Posts Tagged ‘candidate’

Hating and Hate Speech

May 3, 2008

The article below contains an excellent discussion of hating and what it does to us. It relates to this week’s Torah reading.

It’s important especially now in the political season. People become attached to their candidates in an emotional way. And in the heat of battle they come to despise the other candidates and the people who support them. Besides the obvious damage to our psyche and souls, which is adequately discussed in the article, there is another more practical negative consequence that hurts all of us.

Fear and Hating is the tool of politicians. It distracts us from morality and from exercising independent judgment based upon real facts, rather than sound bites that trigger our emotional “hate” response. The fact is that none of really know what any of the candidates will do once in office. We don’t even know what emergencies they will confront. Thus having such iron-clad convictions that we exclude everything contrary to the views of “our” candidate, deprives us all of resources we need in a complicated and difficult world.

My basic rule of thumb when judging a candidate is whether he or she provokes me to think, ponder, and wonder how things could be better. I’m looking for someone who understands the nuances and complexities of the world and trusts me to consider the possibilities. The corollary is that a candidate who engages in attacks, in the politics of fear and hate, is one who cannot be trusted to do anything right for me. 

The fact that attack politics works is predictable. Most of us don’t have the time to consider ambiguity in our lives and we want someone “out there” to “just do it.” When we are on the run and we hear a sound bite how someone will fight for us, that’s all we need to know, or is it?

Hurting in Your Heart 
Torah Portion: Kedoshim
by Rabbi Shaul Rosenblatt 

 

We find an interesting mitzvah in this week’s portion: “Don’t hate your brother in your heart” (Leviticus 19:17). The Sages ask the obvious question: Why does the verse say “in your heart”? Where else does one hate?

The Sages explain that there are two ways of hating. You can feel animosity toward someone and not express it externally. You are very nice and very cordial – pleasant even. But deep down you feel anger and frustration at the person.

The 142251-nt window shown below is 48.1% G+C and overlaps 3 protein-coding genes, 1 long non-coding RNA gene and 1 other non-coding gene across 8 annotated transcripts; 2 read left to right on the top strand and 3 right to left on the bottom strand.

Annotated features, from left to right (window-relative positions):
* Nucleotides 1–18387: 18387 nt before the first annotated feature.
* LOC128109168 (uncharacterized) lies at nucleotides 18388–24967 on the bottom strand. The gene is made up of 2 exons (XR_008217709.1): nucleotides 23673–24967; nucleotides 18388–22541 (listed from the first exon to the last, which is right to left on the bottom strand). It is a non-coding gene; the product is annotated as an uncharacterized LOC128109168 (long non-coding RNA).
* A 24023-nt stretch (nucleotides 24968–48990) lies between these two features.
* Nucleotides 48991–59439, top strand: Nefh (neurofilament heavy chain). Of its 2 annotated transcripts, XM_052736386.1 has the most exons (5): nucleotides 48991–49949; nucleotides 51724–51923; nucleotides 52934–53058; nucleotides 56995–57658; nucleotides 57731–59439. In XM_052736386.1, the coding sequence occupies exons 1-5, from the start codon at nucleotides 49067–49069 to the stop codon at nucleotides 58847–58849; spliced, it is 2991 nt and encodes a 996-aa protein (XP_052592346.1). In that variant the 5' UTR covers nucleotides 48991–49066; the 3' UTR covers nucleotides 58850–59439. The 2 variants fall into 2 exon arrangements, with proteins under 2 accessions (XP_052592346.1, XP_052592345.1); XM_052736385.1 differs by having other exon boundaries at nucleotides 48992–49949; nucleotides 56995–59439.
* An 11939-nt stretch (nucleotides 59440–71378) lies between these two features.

Alternatively you can express your hatred externally – through words and deeds. You can physically, verbally or emotionally abuse the person you do not like.

Most of us are not saints. When someone does something which hurts us – whether through negligence or with intent – it is hard for us not to feel upset and angry with that person. Perhaps we might even feel animosity. This is normal human emotion and there is nothing wrong with it. The question is how one deals with that emotion once one has it.

To repress the emotion and hate a person only “in your heart” is extremely unhealthy. Unexpressed animosity does not go away. If anything, it festers and grows. The Sages remind us of the story of Absalom who hated Amnon for raping his sister, Tamar. He did not express his hatred in any way and, after a period of time, he ended up killing Amnon.

So what do you do?

Juxtaposed to the command not to “hate in one’s heart” is the command to rebuke others for wrongdoing. It’s very simple. Tell the person you are upset. Don’t abuse, express. Don’t attack; explain the pain you’re feeling.

When someone wrongs you, don’t just let it go, telling yourself it is nothing. We are not that holy. You have to approach the person and talk through what happened. Express your anger and frustration. Make the person understand that you have been hurt, and that you are not trying to make him feel guilty. You merely want to get the emotion you are feeling out of your heart.

In England where I live, we’re not so good at expressing emotions. But the alternative is repressed feelings of which we will eventually lose control. The idea of this commandment is to nip things in the bud. When you get the feeling out, it lessens it. When you express how you feel, it doesn’t seem half as bad.

Author Biography:
Shaul grew up in Liverpool. He studied for his smicha at Aish Hatorah in Jerusalem where he met his first wife Elana a”h who passed away in 2001 after a long struggle with cancer. They had four children together and Shaul has a further two with his second wife Chana, who he married in 2003. Shaul has written a book, ‘Finding Light in the Darkness’, published by Targum Press, dealing with the issue of facing hardship in a positive way. Shaul founded Aish UK in 1993 and Tikun UK in 2006 along with Dean Kaye. He enjoys most things in life.

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